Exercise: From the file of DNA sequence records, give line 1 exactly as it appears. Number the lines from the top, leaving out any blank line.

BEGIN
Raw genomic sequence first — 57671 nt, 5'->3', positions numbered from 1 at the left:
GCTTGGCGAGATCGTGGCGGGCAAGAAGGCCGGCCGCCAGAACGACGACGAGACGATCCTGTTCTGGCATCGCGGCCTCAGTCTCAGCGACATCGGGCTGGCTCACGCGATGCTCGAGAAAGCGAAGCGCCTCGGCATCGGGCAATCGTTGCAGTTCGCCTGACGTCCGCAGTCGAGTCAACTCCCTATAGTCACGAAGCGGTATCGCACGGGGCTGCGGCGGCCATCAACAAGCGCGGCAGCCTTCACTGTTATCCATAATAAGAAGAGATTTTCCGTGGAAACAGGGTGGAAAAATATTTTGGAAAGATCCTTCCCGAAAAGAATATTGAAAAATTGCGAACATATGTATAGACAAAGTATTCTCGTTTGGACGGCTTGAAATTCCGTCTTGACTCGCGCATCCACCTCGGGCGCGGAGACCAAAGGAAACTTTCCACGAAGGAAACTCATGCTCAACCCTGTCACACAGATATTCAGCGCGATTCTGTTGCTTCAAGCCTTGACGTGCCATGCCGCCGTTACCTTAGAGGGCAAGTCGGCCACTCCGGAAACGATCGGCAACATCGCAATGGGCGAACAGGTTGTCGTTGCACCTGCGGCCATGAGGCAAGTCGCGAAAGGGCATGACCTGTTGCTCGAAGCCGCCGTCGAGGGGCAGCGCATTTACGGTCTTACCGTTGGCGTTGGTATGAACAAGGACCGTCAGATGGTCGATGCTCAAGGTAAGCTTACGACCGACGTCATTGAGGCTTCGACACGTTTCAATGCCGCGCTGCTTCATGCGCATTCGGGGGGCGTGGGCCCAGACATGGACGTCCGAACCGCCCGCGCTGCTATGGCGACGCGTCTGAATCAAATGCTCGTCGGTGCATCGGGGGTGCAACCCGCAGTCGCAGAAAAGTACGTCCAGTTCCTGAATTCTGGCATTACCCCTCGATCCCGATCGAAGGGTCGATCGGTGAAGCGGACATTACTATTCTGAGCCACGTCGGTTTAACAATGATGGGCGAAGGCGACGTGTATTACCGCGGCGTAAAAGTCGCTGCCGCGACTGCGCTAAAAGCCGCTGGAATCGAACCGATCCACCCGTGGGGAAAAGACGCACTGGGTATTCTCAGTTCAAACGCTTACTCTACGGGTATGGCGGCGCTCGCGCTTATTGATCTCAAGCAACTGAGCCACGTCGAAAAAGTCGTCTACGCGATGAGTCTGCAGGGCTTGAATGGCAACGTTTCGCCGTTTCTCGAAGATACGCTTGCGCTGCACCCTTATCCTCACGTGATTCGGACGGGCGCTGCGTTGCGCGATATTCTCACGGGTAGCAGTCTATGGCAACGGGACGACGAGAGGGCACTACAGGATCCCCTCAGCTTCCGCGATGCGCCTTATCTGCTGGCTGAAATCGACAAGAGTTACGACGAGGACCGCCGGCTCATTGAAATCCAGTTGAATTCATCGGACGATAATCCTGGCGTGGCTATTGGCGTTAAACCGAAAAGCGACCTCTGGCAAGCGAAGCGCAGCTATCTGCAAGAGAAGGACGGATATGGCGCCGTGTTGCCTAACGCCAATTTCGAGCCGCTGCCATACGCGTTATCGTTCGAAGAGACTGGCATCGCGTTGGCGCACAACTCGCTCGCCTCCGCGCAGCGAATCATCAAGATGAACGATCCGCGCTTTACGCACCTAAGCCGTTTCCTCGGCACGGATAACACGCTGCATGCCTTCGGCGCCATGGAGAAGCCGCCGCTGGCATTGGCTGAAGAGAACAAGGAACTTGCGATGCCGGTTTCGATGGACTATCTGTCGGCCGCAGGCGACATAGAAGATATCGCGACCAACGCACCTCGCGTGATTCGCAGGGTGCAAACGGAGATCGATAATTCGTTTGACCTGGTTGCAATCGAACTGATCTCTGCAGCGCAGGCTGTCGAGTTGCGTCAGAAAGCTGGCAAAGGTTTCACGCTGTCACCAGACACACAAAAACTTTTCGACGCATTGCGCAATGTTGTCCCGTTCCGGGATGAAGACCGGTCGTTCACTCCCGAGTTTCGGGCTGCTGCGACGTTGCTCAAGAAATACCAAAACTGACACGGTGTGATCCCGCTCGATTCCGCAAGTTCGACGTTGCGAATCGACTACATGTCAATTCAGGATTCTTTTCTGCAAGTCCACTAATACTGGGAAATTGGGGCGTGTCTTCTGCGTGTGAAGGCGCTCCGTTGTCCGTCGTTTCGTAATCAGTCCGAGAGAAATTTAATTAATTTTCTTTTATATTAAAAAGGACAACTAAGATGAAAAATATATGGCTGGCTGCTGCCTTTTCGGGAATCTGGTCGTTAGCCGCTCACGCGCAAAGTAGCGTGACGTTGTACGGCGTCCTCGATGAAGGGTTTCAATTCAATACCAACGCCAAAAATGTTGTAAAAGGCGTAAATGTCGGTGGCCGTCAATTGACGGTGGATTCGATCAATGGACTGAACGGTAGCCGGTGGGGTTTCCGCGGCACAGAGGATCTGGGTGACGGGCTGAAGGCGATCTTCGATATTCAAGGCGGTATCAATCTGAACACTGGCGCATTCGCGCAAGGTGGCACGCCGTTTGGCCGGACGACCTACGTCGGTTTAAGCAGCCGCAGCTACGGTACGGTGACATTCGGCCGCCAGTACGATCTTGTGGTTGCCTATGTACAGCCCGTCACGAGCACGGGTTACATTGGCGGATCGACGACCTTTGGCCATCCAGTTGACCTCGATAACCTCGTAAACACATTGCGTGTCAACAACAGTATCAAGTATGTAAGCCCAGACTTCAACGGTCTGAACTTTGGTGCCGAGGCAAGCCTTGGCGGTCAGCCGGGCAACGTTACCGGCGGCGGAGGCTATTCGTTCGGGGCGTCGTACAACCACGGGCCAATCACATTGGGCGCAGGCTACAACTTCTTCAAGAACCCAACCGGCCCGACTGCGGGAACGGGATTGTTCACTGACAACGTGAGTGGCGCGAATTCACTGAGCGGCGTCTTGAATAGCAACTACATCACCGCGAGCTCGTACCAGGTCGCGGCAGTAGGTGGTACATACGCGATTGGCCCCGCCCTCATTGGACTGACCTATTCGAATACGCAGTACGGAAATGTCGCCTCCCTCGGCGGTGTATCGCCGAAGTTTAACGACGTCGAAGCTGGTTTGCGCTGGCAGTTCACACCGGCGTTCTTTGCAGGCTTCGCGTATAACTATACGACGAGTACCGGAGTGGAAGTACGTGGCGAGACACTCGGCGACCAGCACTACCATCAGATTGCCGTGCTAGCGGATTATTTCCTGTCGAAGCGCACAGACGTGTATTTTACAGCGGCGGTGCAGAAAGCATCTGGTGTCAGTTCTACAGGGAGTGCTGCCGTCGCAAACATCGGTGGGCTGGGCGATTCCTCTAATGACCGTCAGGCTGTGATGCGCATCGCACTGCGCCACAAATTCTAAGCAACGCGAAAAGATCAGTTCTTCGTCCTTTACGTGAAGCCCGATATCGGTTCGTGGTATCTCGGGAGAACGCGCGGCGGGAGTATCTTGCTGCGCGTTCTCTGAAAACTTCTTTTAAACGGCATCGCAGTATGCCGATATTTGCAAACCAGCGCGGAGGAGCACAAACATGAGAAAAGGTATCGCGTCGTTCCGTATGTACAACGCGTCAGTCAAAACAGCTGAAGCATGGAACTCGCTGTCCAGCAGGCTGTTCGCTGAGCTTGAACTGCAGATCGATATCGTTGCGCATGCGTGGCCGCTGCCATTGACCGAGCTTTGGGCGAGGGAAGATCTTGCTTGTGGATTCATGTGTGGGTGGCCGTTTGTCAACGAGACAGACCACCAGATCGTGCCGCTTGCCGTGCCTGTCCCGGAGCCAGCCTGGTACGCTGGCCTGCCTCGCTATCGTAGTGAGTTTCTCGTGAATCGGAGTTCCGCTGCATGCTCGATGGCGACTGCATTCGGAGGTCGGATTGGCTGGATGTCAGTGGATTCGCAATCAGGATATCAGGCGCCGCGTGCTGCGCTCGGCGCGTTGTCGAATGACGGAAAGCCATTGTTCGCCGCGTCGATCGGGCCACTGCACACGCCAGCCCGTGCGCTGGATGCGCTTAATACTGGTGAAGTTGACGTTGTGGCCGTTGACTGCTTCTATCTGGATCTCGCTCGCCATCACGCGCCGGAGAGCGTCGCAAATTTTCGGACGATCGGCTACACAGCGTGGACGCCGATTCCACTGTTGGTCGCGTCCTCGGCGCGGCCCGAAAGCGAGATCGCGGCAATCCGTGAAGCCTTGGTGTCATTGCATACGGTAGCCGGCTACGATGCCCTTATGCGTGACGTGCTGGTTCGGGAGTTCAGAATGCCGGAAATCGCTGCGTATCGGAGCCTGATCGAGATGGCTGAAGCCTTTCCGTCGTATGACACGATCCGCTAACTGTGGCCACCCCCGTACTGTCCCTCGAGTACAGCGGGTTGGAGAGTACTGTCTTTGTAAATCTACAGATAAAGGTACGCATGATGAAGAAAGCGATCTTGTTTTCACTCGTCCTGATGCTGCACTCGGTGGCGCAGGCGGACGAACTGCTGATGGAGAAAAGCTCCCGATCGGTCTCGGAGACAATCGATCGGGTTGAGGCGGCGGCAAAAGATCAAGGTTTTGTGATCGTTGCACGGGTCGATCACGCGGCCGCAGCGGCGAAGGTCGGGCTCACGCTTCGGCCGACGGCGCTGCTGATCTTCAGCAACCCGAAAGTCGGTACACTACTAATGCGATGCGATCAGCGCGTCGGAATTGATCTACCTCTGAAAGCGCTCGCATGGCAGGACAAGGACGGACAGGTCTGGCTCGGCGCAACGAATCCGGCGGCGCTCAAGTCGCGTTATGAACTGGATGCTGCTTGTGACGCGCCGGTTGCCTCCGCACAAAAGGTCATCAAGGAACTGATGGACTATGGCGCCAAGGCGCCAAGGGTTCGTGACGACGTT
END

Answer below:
Raw genomic sequence first — 57671 nt, 5'->3', positions numbered from 1 at the left: